Called by God to murder

I enjoy reading a paper book, but during a vacation it is convenient to use an e-reader. Besides more serious reading, I usually enjoy a book with a good deal of suspense. I then often go for a Scandinavian thriller. Somehow the Scandinavian countries have produced a multitude of good writers of police novels.
Last night I reached the denouement of one of the most recent books by the Danish author Jussi Adler-Olsen, in his series about the Q department of the Danish police that deals with unsolved murder cases from the past. I read Natrium Chlorid (2021) in a Dutch translation. I can read a Swedish book without too much difficulty, but Danish is a bit more challenging. So I opted for a Dutch translation. Unfortunately, the quality of the translation left to be desired and perhaps (in retrospect) I should have chosen the English version. But the story was no less exciting and the plot of the book no less sophisticated!

The staff of Department Q eventually managed to discover the identity of a criminal who managed to stay under the radar for several decades and gruesomely murdered a total of 17 people. She was finally unmasked while in the process of carrying out her final murder,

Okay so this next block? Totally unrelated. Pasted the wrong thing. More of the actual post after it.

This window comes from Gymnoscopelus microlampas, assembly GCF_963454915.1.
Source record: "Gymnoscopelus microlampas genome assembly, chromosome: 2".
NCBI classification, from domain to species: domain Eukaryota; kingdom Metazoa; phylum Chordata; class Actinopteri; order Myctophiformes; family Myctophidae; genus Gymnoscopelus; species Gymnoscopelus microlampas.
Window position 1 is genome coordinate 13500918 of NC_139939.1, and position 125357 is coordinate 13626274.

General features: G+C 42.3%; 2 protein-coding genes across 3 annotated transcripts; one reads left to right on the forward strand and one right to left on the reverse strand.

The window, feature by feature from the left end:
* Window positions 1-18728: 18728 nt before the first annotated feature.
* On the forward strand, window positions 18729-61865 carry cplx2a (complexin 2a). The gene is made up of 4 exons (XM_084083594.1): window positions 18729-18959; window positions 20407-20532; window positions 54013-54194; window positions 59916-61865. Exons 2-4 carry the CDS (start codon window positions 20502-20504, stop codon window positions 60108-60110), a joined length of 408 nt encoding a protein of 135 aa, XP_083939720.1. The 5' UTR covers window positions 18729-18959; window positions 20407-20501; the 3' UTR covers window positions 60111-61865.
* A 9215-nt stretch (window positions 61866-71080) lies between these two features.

The remarkable thing about this criminal woman was her motive. She felt that God had called her to eliminate on His behalf people who were a moral stain on society. She was an avenging angel and her divine calling provided the motivation for her murderous career. This allowed her to thank God for allowing her to be His tool when, after days or weeks of torment, she administered a lethal injection to her victims.

Perhaps it is a professional deformation on my part that even when reading a police novel I look for material that I can possibly use in a sermon. In this case, it was rather obvious. In this novel, the perpetrator’s religious beliefs led to a spate of deadly violence. Often a person’s religious conviction–the belief that God has called you to a particular task-leads to a life of loving devotion to an ideal. But often religion is also the basis for all kinds of questionable activities. Religion can become the cover for political extremism, as well as for all kinds of other forms of fanaticism and intolerance. Religious people can be very unpleasant or downright dangerous, especially when religion is linked to nationalism and a sense of ethnic superiority. Within a spiritual community, a link between religion and unbridled ambition can be an enormous threat. And when the idea of being chosen by God, to call his church to order, is coupled with a fundamentalist approach to dogmatic certainties, it can easily lead to spiritual coercion and verbal abuse.

We can hardly defend ourselves against the accusation that religion has through the centuries caused enormous misery. In many conflicts, religious intolerance is a major (and often deadly) component. In doctrinal and ethical conflicts in the church, the peace of Christ is often tragically absent. Ultimately, the religion of Jesus Christ is about becoming better people. According to Matthew 25, the final assessment of all us is how compassionate we have been and whether we have met Christ in those around us. The question then is not how religious we have been, but how Christian (i.e., Christ-like) we have lived.